Raising cattle is not for the faint of heart, and this is especially true in the harsh brush country of South Texas. There are years of extreme heat and drought, so only the toughest cattle and the toughest people can survive. Rancho Tres Hijos is tucked deep in the brush just outside of Tilden, Texas and this ranch has not only survived in years of extreme drought but has thrived under the ownership of Arthur “Bub” and Nancy Epley.
The Epleys have been raising Beefmaster cattle on Rancho Tres Hijos since 1996. Over the past twenty years of being in the Beefmaster business, the Epleys have become well known for their dedication to breeding solid, performance-based cattle, while also being large contributors to the Beefmaster breed and Beefmaster Educational Endowment Foundation (B.E.E.F.).
Bub Epley grew up in Magnolia, Ark., and he currently resides in Houston, Texas with his wife Nancy. When the couple is not in Houston with their grandchildren, they are found at the ranch with their cattle. After purchasing the ranch in 1995, the Epleys soon enlisted help from their close friend Jim Wells to get started in the cattle business.
“Jim suggested that we purchase Beefmasters, so we bought our first heifers from Fred Brauchle, one of the legends in the Beefmaster breed,” said Bub Epley.
During their first three years in the cattle business the Epleys were able to pick out the best heifers from Fred Brauchle’s herd. These cattle became the foundation of the Rancho Tres Hijos herd over twenty years ago and today the ranch is home to 100 Beefmaster cows spread out over 3,000 acres.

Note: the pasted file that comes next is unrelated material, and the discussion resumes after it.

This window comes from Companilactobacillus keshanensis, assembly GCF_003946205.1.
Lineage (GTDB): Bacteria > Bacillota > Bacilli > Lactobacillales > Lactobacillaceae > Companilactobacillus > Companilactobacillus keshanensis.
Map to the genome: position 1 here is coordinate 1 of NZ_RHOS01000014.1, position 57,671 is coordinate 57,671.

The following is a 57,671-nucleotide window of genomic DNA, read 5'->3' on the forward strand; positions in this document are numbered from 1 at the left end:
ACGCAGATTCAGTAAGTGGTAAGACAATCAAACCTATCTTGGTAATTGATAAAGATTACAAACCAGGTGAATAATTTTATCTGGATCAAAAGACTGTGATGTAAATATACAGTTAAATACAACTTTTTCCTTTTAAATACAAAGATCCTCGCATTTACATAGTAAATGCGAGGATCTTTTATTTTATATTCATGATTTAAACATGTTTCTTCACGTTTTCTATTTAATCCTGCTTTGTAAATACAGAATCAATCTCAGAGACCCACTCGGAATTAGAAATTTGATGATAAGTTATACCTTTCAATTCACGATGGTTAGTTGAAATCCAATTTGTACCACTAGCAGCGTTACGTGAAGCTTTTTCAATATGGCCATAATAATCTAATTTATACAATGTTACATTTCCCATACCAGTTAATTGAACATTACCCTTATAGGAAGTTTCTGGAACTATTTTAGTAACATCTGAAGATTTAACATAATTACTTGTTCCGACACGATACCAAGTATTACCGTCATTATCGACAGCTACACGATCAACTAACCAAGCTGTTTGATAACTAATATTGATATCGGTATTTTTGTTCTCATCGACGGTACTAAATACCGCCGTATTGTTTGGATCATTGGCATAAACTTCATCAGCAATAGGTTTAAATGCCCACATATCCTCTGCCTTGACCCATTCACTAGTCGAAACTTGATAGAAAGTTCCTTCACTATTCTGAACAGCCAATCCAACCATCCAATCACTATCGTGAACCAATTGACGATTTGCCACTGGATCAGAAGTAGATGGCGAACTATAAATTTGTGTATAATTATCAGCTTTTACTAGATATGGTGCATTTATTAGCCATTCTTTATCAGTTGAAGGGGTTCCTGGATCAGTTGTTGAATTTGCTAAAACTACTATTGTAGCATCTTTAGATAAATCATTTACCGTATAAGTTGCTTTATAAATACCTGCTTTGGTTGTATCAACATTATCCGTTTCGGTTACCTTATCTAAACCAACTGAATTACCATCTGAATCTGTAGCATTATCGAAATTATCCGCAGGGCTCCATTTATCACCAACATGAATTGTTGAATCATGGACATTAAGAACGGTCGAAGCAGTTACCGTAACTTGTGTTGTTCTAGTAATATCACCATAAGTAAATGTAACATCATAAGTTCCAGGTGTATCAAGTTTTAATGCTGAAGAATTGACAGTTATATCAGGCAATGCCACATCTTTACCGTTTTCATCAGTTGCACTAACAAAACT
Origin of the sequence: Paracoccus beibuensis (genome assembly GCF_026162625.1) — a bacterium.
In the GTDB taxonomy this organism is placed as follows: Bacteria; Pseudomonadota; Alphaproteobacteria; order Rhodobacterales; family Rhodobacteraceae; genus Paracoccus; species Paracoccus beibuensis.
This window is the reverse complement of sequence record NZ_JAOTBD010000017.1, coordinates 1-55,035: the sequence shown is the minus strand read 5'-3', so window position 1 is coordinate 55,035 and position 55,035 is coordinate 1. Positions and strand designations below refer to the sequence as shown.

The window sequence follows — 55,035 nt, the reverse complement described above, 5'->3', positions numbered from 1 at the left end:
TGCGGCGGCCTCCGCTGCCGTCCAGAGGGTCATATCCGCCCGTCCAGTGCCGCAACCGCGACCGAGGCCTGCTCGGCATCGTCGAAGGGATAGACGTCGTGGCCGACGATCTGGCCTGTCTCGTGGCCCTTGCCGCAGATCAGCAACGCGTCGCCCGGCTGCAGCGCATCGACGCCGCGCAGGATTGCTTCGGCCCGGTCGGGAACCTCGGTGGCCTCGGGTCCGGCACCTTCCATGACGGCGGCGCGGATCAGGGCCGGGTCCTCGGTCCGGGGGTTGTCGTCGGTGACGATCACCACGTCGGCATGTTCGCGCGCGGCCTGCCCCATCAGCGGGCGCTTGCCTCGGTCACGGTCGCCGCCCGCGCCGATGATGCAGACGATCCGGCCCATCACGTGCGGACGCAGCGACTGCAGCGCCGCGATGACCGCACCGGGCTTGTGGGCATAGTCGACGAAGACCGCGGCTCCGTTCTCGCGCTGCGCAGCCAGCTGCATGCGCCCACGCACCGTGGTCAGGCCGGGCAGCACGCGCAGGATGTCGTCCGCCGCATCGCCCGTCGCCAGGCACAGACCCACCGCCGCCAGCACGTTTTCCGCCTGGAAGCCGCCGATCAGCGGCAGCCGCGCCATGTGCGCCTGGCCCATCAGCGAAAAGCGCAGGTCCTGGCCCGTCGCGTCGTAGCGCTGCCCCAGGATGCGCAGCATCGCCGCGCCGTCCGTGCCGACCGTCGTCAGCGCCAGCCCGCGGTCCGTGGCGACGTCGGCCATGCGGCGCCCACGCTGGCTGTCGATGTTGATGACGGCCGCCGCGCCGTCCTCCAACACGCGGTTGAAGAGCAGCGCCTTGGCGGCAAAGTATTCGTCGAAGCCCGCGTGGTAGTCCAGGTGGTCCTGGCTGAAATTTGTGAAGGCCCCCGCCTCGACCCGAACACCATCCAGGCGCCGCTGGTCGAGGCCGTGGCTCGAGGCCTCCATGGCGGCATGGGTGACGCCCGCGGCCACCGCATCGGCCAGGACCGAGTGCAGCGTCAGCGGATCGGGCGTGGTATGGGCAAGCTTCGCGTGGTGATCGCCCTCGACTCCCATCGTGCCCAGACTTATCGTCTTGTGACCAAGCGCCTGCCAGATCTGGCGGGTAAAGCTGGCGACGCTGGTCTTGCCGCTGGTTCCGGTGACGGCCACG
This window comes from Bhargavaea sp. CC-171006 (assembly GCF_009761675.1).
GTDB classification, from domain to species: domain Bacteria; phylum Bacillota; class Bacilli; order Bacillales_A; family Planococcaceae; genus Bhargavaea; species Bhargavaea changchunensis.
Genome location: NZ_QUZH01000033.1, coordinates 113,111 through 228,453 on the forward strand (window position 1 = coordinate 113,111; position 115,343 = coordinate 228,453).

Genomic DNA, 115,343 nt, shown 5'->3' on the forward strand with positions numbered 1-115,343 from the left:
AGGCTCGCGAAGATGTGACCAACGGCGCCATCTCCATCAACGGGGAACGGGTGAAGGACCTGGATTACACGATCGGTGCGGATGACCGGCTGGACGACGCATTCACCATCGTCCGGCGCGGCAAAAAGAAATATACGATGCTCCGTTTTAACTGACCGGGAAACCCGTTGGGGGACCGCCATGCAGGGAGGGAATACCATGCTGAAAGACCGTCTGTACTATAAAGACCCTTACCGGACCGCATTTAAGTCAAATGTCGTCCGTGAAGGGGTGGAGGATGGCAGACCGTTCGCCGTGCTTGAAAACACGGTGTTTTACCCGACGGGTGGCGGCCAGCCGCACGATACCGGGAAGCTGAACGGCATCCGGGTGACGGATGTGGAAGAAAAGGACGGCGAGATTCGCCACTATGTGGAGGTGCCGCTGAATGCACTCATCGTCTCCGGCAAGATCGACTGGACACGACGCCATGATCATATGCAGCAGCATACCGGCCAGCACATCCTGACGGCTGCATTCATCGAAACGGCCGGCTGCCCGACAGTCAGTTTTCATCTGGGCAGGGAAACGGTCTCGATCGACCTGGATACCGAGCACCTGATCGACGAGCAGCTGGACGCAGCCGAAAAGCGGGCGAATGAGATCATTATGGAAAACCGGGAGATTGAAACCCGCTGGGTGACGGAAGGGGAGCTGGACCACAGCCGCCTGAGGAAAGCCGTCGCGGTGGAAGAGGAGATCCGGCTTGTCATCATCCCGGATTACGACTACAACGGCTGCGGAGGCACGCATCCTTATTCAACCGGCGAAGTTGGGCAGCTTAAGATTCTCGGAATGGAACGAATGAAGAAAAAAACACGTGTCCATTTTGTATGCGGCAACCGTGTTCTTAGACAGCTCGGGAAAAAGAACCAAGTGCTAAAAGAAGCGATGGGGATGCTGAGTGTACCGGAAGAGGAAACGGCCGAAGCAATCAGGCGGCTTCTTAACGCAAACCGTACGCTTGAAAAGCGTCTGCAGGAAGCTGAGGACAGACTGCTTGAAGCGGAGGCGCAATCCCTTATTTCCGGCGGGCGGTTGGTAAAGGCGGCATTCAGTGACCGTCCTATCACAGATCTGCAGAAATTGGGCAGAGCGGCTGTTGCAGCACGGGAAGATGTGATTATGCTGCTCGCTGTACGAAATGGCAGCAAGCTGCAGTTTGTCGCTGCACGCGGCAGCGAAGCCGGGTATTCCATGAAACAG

Since those early days of purchasing heifers until today, the Epleys have admired the numerous traits that Beefmaster cattle offer. However, the most important trait to Bub and Nancy is the docility and gentle nature of the cattle.
“They are very gentle and docile and easy to handle. They aren’t dangerous and that has made it very nice for my family to enjoy,” says Bub. “We also love the growth of the cattle.”
The gentle nature of the cattle in the pasture and in the chute made it an easy decision to start utilizing artificial insemination (A.I.) in breeding practices at the ranch. The Epleys have been using A.I., on their heifers and cows since 1998. They A.I. about 85-90% of their cows and then turn the cows out with one of their four clean up bulls.
“We think A.I., is the least expensive way to bring diversity and improve the quality of your herd,” says Bub. “We have been able to significantly alter and improve our EPDs through utilizing A.I.”.
The Epleys are always focused on success and implementing herd management practices that ensure profitable and production-oriented cows. The first step to that success is artificial insemination and the second step to success is collecting weights. Birth weights and weaning weights have been collected at Rancho Tres Hijos since the Epleys started in the cattle business.